Philippines: $10 Million Worth of Illegal Ivory Destroyed
On Friday, June 21, the Filipino government destroyed $10 million worth of confiscated elephant tusks. LinkAsia's Marianna Ilagan looks at how this will impact the ivory trade, and how Filipinos are reacting to the government's decision.
- Five tons of "blood ivory" were crushed by steamrollers on June 21st at the Ninoy Aquino Parks and Wildlife Center (NAPWC) in Quezon City. According to National Geographic, the Philippines is "the world's first ivory-consuming nation" to destroy a sizeable amount of their ivory stock. The manner in which they first aimed to do this, though, became a topic of debate.
- The Department of Environment and Natural Resources (DENR) initially intended to use kerosene to burn the tusks "to show to the whole world that the Philippines will not tolerate illegal wildlife trade," as stated by DENR Secretary Ramon Paje. However, outcries from environmental advocacy groups, such as the Ecowaste Coalition, persuaded the DENR to forego the "ceremonial burning" and crush the ivory instead. They recommended that what remained of the tusks afterward should be pulverized then used as compost.
- Reactions to the destruction of the ivory have been mixed. Those who opposed the plan argued that destroying the evidence of the illegal ivory trade is a missed opportunity to educate future generations. On the Inquirer Global Nation Website, one user suggested an alternative to the DENR's plan of action. "Put [the tusks] in a museum. The day will come that future generation (sic) will only appreciate those tusks in museums. These will remind us of man's folly." Another proposed a more pragmatic solution, saying, "Why not sell it to the highest bidder and donate the proceeds to charity? I know these ivory is (sic) illegal...but let's face it; these animals are already dead."
- On the other hand, there were those who were in full favor of destroying the ivory. They want to keep the ivory from ending back up on the blackmarket. "This is blood money," said disquskraft31, who emphasized, "Despite the big amount...they are right to burn it." And some are calling for more widespread action. Commenter DGuardian asked: "Why are only five tons being burned? There are up to 13.1 tons according to news reports. What's going to happen to the remaining 8.1 tons? They'll just be stolen from wherever they're being kept." The reader's concern is far from unprompted. In 2006, the Filipino wildlife department found that their storage room had been raided, with numerous elephant tusks replaced by cheap plastic replicas.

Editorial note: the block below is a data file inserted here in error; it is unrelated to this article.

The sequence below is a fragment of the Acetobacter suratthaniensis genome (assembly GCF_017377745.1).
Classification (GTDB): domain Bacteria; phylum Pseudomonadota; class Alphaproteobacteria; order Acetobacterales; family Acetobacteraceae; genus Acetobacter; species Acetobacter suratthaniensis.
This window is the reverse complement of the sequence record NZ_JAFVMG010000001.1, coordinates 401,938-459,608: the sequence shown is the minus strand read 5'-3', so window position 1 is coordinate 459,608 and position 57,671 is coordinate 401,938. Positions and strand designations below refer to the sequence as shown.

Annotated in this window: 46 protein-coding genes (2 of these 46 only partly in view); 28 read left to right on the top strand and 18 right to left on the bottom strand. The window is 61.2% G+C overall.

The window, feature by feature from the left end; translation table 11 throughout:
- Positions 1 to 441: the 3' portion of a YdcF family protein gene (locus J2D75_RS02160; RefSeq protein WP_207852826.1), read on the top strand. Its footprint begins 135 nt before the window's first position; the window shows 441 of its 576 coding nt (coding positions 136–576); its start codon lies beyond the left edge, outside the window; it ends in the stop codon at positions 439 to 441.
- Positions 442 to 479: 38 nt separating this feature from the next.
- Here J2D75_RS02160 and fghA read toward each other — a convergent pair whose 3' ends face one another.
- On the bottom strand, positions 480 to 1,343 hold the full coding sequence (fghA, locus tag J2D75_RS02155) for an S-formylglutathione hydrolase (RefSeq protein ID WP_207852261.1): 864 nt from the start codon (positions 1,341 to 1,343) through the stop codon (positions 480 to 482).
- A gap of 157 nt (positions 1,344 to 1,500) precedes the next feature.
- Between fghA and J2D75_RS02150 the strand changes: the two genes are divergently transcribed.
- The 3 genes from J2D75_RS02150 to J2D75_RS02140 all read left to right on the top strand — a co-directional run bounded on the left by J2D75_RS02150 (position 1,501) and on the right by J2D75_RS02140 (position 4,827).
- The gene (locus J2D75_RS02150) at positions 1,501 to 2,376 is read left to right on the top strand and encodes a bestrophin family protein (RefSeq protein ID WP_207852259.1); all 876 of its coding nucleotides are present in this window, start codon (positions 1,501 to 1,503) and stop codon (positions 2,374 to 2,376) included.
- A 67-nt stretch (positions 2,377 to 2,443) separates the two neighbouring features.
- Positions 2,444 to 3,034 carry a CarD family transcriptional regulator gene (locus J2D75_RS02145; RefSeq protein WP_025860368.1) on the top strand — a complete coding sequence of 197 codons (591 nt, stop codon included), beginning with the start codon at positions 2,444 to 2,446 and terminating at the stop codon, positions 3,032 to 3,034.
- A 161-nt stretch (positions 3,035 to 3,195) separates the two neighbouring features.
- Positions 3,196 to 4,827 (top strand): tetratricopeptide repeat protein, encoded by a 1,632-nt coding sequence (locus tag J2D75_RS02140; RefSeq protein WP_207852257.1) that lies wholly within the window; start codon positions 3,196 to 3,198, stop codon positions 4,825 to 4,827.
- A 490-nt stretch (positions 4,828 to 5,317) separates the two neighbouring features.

- The Filipino ivory industry has been a thriving market, and therefore a serious issue, for decades now. In 1997, the Convention on International Trade in Endangered Species of Wild Fauna and Flora (CITES) -- of which the Philippines has been a signatory since 1989 -- identified the country as one of the top nine nations most involved in the blood ivory trade.
- Other nations that serve as major transit points for illegal ivory include Malaysia, Vietnam, and Hong Kong. The bulk of the tusks come from African countries such as Kenya, Tanzania, and Uganda, where illegal poaching is so rampant that the African elephant has been declared an endangered species.
- Before they were seized, most of the tusks were likely to be shipped to China and Thailand, where ivory is prized for making statues, billiard balls, piano keys, jewelry and other luxury items.
- It is also possible that some ivory may have remained in the Philippines, since religious icons from ivory tend to be highly valued by the predominantly Catholic nation. The Filipino Catholic Church itself was embroiled in a scandal in September 2012, when a priest was discovered to have been involved in collecting and smuggling ivory.
- What makes it so easy for these criminal activities to flourish in the Philippines? The quick answer is the extensive corruption within the government, frequently named as one of the most corrupt in Asia. This reputation for political dishonesty applies to practically every government employee, from senators and congressmen to policemen and customs officials. It is an open secret that the Bureau of Customs has a habit of overlooking outlawed substances and products, as well as neglecting to charge payments for permits, costing the country more than $700 million in lost revenue each year.
- The few items that do get confiscated tend to mysteriously disappear, such as the aforementioned tusks kept in storage. In 2008, the DENR admitted that the Philippines loses more than $200,000 every year due to illegal wildlife trade. Wildlife and wildlife products commonly imported and exported include talking mynah birds, stuffed specimen, illicitly mined corals, and, of course, ivory.
- Last March, CITES issued the country a warning: If the Philippines does not take more concrete steps to eradicate the unauthorized industry, trade sanctions may be implemented that would prevent the country from engaging in even legal wildlife trade with other nations. The Filipino government responded by coming up with a National Ivory Action Plan, submitted to CITES last month with hopes for full implementation before July 2014.
- Ivory and other wildlife trade is the third-largest illegal industry in the world, right behind prohibited drugs and weapons. The current value for ivory on the black market is approximately $1,000 per pound -- more than double the price in 2007. The Filipino government hopes that sending this message will put the country on the path towards eradicating the ivory trade.
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